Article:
If you walk through the Río Piedras campus of the University of Puerto Rico (UPR) and suddenly realize that the building next to the Facundo Bueso is not there anymore or if you have heard about students in classrooms with fallen ceilings and stench of mold, think of a name: Real Legacy Assurance.
And if you're a Tren Urbano user, and you run into stairs and elevators that have long been out of service, you see moldy wall coverings, lights that don't work, or you even don´t have to pay the fare to get on the train, think Real Legacy, too.
After Hurricane María struck the island in 2017, the UPR and the Tren Urbano suffered severe damage to their facilities, they thought they could make the repairs once their insurer paid them. However, Real Legacy failed to meet its obligations, leaving –in just those two cases- $240 million in debt, according to officials from both agencies.
Last year, after Cooperativa de Seguros Múltiples decided it would not inject more capital into its subsidiary, the Office of the Insurance Commissioner (OCS, Spanish acronym) intervened Real Legacy, and proceeded with its liquidation this year. The situation arose after its reinsurance fell by more than $120 million.
After the hurricane, we filed the insurance claim and at the beginning the gave us $5 million in advance payments. We worked with them (Real Legacy) and reinsurers during 2018 and then, in September, the rehabilitation information came and we decided to reach an agreement,” said Carlos Marrero Miranda, associate director of Finance and Director of Insurance for the UPR.
According to the official, the UPR considered suing Real Legacy, but concluded that it could be a tedious process and there was a risk of not recovering anything because of the OCS intervention.
However, Real Legacy did not even pay for half of the damage. The UPR identified damage for $200 million and their disaster insurance was for $100 million. The University agreed on $38.5 million, including the $5 million they received in advance.
We are working aggressively on searching for funds and we expect the resources will come and we are positive about being able to repair structures,” said Adrián López Nunci, in charge of the UPR Physical Development and Infrastructure. He added the University had no option but to request funds from the U.S. Education Department to make the necessary repairs on the 11 campuses.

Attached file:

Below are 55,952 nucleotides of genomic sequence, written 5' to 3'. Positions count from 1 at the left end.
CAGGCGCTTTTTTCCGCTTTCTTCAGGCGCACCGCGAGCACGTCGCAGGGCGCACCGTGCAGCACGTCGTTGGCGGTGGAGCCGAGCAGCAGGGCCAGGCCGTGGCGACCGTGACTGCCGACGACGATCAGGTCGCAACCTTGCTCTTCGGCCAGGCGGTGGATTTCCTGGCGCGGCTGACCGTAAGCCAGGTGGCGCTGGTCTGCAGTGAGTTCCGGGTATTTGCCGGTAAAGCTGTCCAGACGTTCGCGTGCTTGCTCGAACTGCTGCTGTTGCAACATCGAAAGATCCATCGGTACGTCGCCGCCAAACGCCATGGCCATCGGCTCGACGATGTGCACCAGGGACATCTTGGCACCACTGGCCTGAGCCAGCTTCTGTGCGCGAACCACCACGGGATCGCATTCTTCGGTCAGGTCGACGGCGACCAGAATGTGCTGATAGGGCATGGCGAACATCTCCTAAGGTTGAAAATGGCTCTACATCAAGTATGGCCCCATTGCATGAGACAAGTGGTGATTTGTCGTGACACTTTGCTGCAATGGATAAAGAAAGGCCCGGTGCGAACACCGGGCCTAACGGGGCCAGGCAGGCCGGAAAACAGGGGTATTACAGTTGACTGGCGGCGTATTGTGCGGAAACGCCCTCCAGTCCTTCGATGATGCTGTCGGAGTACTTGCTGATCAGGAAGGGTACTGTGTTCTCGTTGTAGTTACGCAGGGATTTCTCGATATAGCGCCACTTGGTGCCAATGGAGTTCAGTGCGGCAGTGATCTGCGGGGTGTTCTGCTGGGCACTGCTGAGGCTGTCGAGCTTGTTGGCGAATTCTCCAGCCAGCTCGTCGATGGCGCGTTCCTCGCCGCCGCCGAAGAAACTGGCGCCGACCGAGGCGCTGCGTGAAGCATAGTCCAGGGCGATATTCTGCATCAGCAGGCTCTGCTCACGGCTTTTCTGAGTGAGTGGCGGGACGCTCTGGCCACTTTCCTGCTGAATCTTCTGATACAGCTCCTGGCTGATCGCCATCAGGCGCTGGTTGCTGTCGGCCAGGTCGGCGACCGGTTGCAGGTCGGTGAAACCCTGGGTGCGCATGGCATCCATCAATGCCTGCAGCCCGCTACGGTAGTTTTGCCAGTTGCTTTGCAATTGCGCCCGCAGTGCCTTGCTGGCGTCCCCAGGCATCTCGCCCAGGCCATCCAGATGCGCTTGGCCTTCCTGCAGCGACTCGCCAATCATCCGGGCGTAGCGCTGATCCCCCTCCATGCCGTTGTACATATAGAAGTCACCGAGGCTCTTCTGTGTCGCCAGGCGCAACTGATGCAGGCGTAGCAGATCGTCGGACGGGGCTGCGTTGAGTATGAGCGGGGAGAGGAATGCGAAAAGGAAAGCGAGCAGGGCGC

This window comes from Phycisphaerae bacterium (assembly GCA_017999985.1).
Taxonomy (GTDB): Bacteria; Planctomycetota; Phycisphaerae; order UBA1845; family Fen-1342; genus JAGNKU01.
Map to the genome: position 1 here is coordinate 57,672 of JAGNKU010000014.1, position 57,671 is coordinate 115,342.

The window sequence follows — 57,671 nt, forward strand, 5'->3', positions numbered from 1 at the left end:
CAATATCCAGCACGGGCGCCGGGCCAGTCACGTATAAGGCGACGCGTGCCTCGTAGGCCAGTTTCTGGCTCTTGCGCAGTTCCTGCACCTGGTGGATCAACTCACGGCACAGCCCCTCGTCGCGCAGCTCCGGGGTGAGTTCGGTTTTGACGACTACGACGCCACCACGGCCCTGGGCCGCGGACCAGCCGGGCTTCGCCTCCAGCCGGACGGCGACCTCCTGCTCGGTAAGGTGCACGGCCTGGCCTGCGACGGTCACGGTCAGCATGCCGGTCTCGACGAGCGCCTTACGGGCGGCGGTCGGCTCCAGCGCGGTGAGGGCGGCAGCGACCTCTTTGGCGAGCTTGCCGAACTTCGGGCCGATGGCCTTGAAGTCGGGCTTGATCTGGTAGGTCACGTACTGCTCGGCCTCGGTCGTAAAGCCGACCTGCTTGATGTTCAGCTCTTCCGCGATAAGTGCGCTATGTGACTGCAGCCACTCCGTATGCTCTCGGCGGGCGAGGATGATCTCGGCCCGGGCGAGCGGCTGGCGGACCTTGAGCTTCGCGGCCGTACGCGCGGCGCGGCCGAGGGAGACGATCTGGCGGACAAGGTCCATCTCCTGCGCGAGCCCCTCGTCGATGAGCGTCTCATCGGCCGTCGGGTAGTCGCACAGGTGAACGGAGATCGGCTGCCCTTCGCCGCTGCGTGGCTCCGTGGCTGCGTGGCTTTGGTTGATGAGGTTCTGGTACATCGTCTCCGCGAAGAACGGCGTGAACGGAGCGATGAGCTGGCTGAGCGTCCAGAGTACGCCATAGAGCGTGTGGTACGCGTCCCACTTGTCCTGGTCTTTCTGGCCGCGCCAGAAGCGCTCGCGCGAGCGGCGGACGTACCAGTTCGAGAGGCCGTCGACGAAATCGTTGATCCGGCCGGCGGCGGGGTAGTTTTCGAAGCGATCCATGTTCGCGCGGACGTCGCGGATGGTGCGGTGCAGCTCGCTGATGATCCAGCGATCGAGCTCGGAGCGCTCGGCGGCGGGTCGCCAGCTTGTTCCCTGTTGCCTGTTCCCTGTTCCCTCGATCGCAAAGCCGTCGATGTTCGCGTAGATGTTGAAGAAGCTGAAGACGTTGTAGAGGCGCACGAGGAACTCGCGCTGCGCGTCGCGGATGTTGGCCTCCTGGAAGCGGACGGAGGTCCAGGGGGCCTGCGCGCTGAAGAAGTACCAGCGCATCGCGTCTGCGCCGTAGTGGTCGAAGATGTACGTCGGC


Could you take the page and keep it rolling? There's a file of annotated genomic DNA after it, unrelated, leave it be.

At the mercy of federal funds
Alternativa de Transporte Integrado (ATI), the agency responsible for Tren Urbano, still suffers the effects of Hurricane María.
"Every day, I have problems with the tickets. If the system fails, I have to let the user get on the train without paying," said Josué Menéndez, executive director of ATI.
According to Menéndez, water from the storm damaged the tickets service and when they go down, ATI has to let users on the train without paying. The railway electrification and radio communication systems were also affected by the hurricane.
“Every time that happens, we lose money,” said Menéndez while adding that he still finds it hard to believe that Real Legacy has not paid their insurance claim. “We made an attempt but they are insolvent, we are waiting for the Commissioner´s (OCS) decision,” he noted.
Tren Urbano identified damage for $175 million. Experts from the Federal Transit Administration (FTA) estimated the damage for ATI. EStimates for mitigation projects total another $25 million, Menéndez said.
However, ATI barely received $1.5 million, it has a $300 million policy with Real Legacy.
“I can´t think of a better resource to identify and estimate the dame,” said the official about the FTA while stressing that ATI did not hire public adjusters or attorneys for their claim.
Deteriorated boarding platforms and stairs out of service discourage the use of the train.
Siemens is operating the trains so, regardless of its use, ATI still has to pay for that contract every year.
Ever since criticisms arose about claims management, insurance companies suggest they cannot pay because public adjusters and lawyers have become obstacles with the clients.
According to Menéndez, ATI depends on funds from the Federal Emergency Management Agency (FEMA) and FTA to fully restore the Tren Urbano service. Although ATI has been approved funds, FTA guidelines and requirements are so complex that they could only access $4 million.
Meanwhile, according to López Nunci, the UPR has managed to direct projects in its 11 campuses after receiving about $30.2 million from federal education, another $30 million from FEMA and after identifying savings totaling $8 million that was distributed to all the campuses for painting, wall renovation, and other repairs.
Even so, there are still key projects without a clear future, such as the repairs and reopening of the Torre Norte university residence in Río Piedras.
While Real Legacy's financial weakness came clearly to light after Hurricane María, for years, Cooperativa de Seguros Múltiples' subsidiary operated with deficiencies repeatedly pointed out by OCS and revealed by El Nuevo Día.
However, multiple producers and insurance agencies, including those providing services to the government, recommended property and contingency policies with Real Legacy. This was despite it was an open secret in the insurance industry that the premiums charged by the insurer would not be sufficient to respond to a disaster.